Primary Respiration

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Definition

'Subtle rhythmic expressions of the breath of life. Can be felt at different rates or as different perceptual states. Sometimes used to denote the action of long tide only (for example, Shea 2007[1])'.[2]

Derivation

Sutherland.

Discussion

Cranial work is founded on the experience of cycles of movement, coupled with natural pauses, that can be palpated in the body. Health is the emergence of more coherent and stronger rhythms. The experience of rhythmic balanced interchange develops to include a wider and wider field of action, leading to a sense of non-separateness between the client, practitioner and surrounding environment.
Sutherland used the metaphor of tide to describe his palpation of primary respiration. 'Trust the tide' is a Sutherland phrase expressing the shift towards health in the clients system as the coherence and drive of the movements palpated increases. When the tide is clear and strong, clients seem to have fewer symptoms.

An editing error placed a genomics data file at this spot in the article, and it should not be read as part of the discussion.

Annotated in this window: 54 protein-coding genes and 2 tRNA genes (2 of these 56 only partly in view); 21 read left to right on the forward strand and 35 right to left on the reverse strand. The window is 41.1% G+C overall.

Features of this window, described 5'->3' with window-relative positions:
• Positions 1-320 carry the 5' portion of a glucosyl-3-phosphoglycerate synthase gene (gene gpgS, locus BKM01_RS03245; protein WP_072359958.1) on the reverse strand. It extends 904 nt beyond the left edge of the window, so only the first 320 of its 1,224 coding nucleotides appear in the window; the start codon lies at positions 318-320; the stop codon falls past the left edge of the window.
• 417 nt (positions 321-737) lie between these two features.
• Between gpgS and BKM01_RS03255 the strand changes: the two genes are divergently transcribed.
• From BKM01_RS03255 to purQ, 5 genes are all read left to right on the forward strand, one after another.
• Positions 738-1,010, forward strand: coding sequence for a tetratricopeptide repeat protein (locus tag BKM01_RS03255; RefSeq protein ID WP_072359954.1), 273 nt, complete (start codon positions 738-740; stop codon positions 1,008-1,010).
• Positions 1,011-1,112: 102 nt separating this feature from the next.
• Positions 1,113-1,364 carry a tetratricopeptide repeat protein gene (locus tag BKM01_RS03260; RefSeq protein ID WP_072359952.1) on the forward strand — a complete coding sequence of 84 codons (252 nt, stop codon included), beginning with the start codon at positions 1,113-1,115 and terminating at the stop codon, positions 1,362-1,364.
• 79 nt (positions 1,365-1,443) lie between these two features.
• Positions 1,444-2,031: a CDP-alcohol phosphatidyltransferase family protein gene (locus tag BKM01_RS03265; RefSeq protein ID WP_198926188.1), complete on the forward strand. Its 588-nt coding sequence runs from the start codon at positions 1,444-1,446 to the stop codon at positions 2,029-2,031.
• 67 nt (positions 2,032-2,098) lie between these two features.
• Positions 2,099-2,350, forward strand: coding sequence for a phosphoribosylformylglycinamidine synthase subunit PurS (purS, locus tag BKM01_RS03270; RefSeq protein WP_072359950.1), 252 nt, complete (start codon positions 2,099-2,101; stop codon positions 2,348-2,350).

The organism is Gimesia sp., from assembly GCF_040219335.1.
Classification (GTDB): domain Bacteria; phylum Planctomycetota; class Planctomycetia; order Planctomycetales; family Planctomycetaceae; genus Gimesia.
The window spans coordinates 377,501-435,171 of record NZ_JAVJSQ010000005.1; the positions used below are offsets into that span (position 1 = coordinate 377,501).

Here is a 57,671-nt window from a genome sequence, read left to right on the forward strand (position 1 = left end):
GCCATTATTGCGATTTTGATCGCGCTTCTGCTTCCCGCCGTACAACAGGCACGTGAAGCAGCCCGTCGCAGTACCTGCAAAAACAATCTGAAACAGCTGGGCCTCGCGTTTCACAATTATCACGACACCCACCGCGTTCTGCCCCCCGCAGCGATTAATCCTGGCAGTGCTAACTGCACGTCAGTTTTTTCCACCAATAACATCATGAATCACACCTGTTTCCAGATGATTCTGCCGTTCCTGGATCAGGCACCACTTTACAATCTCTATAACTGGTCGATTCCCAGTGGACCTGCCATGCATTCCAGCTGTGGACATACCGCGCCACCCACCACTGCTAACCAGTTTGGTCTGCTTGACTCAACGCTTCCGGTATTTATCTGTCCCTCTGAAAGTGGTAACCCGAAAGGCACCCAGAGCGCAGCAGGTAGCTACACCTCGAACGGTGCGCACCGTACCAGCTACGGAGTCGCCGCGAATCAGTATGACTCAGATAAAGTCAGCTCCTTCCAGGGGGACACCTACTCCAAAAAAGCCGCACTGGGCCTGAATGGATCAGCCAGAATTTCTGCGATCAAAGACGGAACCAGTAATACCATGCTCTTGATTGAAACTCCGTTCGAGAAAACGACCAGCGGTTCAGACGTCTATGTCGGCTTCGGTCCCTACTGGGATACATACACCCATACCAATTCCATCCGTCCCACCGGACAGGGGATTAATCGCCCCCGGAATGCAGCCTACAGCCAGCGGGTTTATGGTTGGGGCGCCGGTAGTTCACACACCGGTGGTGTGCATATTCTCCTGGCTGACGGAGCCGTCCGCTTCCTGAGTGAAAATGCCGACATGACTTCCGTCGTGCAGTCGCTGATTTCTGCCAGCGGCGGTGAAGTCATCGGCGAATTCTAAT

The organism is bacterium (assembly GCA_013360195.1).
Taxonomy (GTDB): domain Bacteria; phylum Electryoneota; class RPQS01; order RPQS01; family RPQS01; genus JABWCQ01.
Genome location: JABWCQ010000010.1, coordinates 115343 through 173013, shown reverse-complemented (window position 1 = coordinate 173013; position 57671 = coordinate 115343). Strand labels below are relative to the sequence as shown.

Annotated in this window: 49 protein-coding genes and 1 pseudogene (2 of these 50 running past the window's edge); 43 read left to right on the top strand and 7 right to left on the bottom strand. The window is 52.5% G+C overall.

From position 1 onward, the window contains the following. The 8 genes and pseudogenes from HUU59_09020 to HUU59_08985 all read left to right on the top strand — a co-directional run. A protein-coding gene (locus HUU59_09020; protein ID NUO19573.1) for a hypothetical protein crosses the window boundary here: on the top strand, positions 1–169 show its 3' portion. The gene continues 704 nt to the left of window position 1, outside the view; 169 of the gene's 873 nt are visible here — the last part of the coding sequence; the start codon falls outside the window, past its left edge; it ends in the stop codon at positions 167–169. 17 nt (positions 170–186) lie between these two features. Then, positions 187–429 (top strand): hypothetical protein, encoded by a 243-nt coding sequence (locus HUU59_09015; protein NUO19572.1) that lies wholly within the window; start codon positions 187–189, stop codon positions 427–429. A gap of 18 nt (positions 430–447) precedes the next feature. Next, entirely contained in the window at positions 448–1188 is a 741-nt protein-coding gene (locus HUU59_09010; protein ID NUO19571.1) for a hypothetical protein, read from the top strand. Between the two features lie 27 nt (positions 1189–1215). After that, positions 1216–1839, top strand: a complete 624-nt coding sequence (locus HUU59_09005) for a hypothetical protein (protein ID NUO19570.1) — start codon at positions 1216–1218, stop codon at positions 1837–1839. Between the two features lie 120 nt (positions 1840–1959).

Primary respiration can be felt at different rates. The most common tides described are CRI (cranial rhythmic impulse), mid tide, long tide.
The primary respiratory mechanism was used by Sutherland to describe the expression of primary respiration through the structure and function of the body. The initial primary respiratory mechanism included the five core phenomena of osteopathy in the cranial field.

References

  1. Shea, M. (2007) Biodynamic Craniosacral Therapy, Vol. 1. Berkeley, CA: North Atlantic Books.
  2. Sumner, G. and Haines, S. (2010) Cranial Intelligence - A Practical Guide to Biodynamic Craniosacral Therapy. London: Singing Dragon.